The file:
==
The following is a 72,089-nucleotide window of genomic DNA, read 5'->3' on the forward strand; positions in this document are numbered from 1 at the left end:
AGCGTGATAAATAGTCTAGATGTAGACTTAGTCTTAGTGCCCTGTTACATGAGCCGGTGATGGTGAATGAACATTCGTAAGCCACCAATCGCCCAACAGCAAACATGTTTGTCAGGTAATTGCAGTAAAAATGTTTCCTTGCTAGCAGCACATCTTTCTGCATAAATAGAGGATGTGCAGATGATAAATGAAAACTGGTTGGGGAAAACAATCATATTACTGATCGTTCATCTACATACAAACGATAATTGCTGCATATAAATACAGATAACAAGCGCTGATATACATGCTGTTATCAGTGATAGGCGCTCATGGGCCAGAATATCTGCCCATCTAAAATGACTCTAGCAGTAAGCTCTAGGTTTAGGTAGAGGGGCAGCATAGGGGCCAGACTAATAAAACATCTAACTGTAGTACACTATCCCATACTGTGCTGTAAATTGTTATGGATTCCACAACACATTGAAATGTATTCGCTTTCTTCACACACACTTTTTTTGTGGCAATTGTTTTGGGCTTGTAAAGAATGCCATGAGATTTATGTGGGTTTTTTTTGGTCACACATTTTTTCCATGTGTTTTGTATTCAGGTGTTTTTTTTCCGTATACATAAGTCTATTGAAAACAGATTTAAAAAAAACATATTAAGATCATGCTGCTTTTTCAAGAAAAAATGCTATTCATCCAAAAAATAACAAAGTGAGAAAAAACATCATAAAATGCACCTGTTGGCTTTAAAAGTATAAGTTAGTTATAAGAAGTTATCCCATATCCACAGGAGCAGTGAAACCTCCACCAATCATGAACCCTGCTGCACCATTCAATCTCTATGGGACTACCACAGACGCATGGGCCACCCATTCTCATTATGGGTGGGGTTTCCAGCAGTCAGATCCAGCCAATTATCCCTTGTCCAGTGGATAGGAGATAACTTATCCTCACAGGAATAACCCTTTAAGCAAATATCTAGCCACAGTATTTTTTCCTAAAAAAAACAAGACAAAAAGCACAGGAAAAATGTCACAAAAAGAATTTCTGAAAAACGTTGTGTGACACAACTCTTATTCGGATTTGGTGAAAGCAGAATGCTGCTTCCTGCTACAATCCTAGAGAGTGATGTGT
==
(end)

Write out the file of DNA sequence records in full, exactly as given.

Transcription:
The following is a 72,089-nucleotide window of genomic DNA, read 5'->3' on the forward strand; positions in this document are numbered from 1 at the left end:
AGCGTGATAAATAGTCTAGATGTAGACTTAGTCTTAGTGCCCTGTTACATGAGCCGGTGATGGTGAATGAACATTCGTAAGCCACCAATCGCCCAACAGCAAACATGTTTGTCAGGTAATTGCAGTAAAAATGTTTCCTTGCTAGCAGCACATCTTTCTGCATAAATAGAGGATGTGCAGATGATAAATGAAAACTGGTTGGGGAAAACAATCATATTACTGATCGTTCATCTACATACAAACGATAATTGCTGCATATAAATACAGATAACAAGCGCTGATATACATGCTGTTATCAGTGATAGGCGCTCATGGGCCAGAATATCTGCCCATCTAAAATGACTCTAGCAGTAAGCTCTAGGTTTAGGTAGAGGGGCAGCATAGGGGCCAGACTAATAAAACATCTAACTGTAGTACACTATCCCATACTGTGCTGTAAATTGTTATGGATTCCACAACACATTGAAATGTATTCGCTTTCTTCACACACACTTTTTTTGTGGCAATTGTTTTGGGCTTGTAAAGAATGCCATGAGATTTATGTGGGTTTTTTTTGGTCACACATTTTTTCCATGTGTTTTGTATTCAGGTGTTTTTTTTCCGTATACATAAGTCTATTGAAAACAGATTTAAAAAAAACATATTAAGATCATGCTGCTTTTTCAAGAAAAAATGCTATTCATCCAAAAAATAACAAAGTGAGAAAAAACATCATAAAATGCACCTGTTGGCTTTAAAAGTATAAGTTAGTTATAAGAAGTTATCCCATATCCACAGGAGCAGTGAAACCTCCACCAATCATGAACCCTGCTGCACCATTCAATCTCTATGGGACTACCACAGACGCATGGGCCACCCATTCTCATTATGGGTGGGGTTTCCAGCAGTCAGATCCAGCCAATTATCCCTTGTCCAGTGGATAGGAGATAACTTATCCTCACAGGAATAACCCTTTAAGCAAATATCTAGCCACAGTATTTTTTCCTAAAAAAAACAAGACAAAAAGCACAGGAAAAATGTCACAAAAAGAATTTCTGAAAAACGTTGTGTGACACAACTCTTATTCGGATTTGGTGAAAGCAGAATGCTGCTTCCTGCTACAATCCTAGAGAGTGATGTGT